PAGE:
By focusing on the three questions I am able to update the team on the status of the user interviews, that I’ll be following up on them today, and flag to the founder that I need help freeing up a meeting room to continue testing. While there are other ways of conducting a stand-up (see Kanban’s ’walking the wall’ as a good example) the three questions approach suit a cross-disciplinary team more commonly found in an idea-stage startup. That being said a standup is not meant to be a status update from team members to the founder. This is a balance that’s often quite hard to strike as it is relatively easy for team members to act as though they are ‘reporting in’ to the founder rather than sharing their status with the rest of the team. A simple way to avoid this is to ensure you are not directing your update to the founder, but to different members of the group each time. Team stand-ups are normally held first thing in the morning, usually after the team has arrived, dealt with a few emails and grabbed a cup of coffee from the kitchen. In this way it can be a good way to officially start the day. If several of your team arrive at work much earlier than the rest and like to immediately ‘get stuck in’ then they may not enjoy having their work interrupted by a stand-up. This is difficult, but you have to find a time that works for the majority of the team and stick to it. Alternatively, it can act as a cap-stone on the day. One of Forward Partners’ portfolio companies, Lexoo, a marketplace for legal service providers, found that they received the lion’s share of their enquiries first thing in the morning. Rather than interrupt their flow they moved the stand-up to the end of the day. This allowed the team to give feedback on successes and failures from earlier in the day and flag any blockers for the following day. Additionally, Lexoo also end their stand-up with every team member making one loud clap. Chris O’Sullivan, CTO, said that without a finishing clap, “we found stand-ups (and meetings in general) would end with a bit of a weak ‘ok…let’s do it...' Having a collective clap really punctuates it.”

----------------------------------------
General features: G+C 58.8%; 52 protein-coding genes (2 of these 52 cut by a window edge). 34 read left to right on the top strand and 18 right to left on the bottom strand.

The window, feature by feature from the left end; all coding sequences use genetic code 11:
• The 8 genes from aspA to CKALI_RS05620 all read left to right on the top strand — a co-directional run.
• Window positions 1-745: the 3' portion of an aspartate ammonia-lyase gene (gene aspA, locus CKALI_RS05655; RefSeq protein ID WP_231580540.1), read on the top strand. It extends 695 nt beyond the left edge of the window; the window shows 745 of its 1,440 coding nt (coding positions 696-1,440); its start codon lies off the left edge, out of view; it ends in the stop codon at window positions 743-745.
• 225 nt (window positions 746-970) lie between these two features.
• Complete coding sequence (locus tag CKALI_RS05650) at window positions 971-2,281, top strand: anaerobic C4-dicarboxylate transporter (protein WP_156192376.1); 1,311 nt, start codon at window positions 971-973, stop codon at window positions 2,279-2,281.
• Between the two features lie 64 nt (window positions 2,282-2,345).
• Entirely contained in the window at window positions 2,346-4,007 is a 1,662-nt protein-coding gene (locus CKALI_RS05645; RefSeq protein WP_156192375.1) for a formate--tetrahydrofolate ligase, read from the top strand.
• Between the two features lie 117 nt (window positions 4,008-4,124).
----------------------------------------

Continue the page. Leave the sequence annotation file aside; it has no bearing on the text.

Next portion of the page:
How can it benefit your start-up?